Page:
New Government May Bring Peace In CAR
Looking forward to lasting stability and peace in war-torn Central African Republic, the newly-appointed prime minister, Kamoun Mahamat, announced the formation of a new transitional government.
Prime Minister Mahamat announced 31 cabinet appointments which include eight women.
The country’s political leaders have been on a mission to restore stability to CAR, which has been engulfed by violence since March 2013.
The notorious Muslim-backed Seleka militants brought terror in the country and took control of the capital of Bangui last year.
US Hails Formation Of CAR’s New Government
The formation of the new government spearheaded by prime minister Kamoun Mahamat has gained praise from the U.S. Department of State.
In a press statement in Washington DC, Department Spokesperson Jen Psaki called on all members of the newly appointed government to move forward quickly with the democratic transition process and to demonstrate by their actions that they govern in the interest of all Central Africans by including their voices in a broad-based, inclusive national dialogue.
“We likewise urge all Central Africans to partner with the transitional authorities, to stop all acts of violence, and to participate fully in the national dialogue.” – Ms. Psaki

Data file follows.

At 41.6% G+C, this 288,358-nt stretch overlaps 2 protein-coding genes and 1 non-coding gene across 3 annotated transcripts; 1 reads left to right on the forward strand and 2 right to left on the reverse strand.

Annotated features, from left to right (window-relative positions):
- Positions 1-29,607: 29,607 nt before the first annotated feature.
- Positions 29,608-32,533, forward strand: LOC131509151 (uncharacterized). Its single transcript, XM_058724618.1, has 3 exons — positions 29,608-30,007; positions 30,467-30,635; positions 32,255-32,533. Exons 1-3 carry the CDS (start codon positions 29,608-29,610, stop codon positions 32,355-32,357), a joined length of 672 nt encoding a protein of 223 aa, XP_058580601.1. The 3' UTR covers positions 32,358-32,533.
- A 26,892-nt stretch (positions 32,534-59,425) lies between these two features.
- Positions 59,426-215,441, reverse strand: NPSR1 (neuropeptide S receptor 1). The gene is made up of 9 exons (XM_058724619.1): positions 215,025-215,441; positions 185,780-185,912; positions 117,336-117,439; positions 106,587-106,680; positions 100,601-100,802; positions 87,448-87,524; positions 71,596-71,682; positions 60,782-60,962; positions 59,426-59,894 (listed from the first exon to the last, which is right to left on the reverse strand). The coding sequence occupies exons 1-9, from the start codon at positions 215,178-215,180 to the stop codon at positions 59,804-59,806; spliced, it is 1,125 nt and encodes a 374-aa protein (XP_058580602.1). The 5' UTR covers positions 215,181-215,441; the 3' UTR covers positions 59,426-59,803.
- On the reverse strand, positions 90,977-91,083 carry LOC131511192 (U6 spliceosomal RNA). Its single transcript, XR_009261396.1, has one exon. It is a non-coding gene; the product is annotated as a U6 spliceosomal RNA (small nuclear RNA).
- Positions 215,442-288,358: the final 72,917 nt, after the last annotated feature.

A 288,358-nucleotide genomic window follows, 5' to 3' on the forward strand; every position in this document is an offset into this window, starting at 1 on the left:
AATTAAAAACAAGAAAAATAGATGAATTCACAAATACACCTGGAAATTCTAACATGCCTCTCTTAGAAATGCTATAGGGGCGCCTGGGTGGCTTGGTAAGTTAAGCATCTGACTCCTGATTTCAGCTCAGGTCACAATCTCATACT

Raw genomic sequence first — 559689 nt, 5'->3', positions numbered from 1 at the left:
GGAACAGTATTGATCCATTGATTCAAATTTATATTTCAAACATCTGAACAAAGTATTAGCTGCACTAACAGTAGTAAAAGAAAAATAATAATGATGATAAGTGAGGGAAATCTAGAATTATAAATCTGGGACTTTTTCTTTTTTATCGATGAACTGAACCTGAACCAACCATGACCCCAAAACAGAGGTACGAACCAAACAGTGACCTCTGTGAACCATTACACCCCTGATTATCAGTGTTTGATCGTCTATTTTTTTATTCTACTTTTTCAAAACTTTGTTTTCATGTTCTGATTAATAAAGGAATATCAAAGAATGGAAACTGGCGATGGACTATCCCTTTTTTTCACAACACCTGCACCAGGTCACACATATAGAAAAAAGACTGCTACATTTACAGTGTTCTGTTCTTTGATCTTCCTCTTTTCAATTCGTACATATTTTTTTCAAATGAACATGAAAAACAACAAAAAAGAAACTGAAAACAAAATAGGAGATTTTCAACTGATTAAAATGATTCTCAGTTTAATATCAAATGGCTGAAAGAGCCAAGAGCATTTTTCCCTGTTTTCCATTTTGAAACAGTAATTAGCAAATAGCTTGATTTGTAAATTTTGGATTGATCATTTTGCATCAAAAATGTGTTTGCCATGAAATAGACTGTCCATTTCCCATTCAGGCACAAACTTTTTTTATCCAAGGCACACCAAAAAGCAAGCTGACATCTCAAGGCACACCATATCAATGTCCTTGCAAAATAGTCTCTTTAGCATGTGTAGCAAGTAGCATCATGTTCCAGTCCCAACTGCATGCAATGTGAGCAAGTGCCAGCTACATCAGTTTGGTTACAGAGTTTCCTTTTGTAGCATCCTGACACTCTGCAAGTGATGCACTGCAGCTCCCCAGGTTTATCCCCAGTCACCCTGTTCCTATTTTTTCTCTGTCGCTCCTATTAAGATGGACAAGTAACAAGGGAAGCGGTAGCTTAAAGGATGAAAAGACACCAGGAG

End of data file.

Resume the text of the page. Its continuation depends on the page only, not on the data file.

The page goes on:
The US called on the new transitional government to ensure that the democratic transition process is rooted in a broad-based national consultation with all of the Central African Republic’s people.
Ms. Psaki underscored that the democratic transition process must respect the rights of all, take concrete steps to give Central Africans access to justice and accountability, and culminate in free and fair elections.
Seleka Group On A Mission To Stir Up Violence
In December 2012, Seleka forces launched a violent spree from the northeast region of the country toward the capital city of Bangui.
On March 24, the rebel group took over the capital of Bangui by force. President Bozize fled the country, and Djotodia declared himself president, suspended the constitution, and dissolved the national assembly. Reports of rape perpetrated by Seleka groups made headlines too. Reports say ten women per day came to Bangui NGO offices from April to August to report being raped; since September, five women per day report being raped.
With no one to pinpoint the rapists and bring them to trial, violence continued with total impunity.
Fear and tension hunted the capital of Bangui’s streets at night. In addition, Mr. Djotodia’s announcement in September that he had dissolved the Seleka force was nothing more than a smoke screen as Seleka fighters continue to carry weapons and deny the use of arms to “legitimate” law enforcement authorities whose efforts are needed to end the lawlessness in the C.A.R.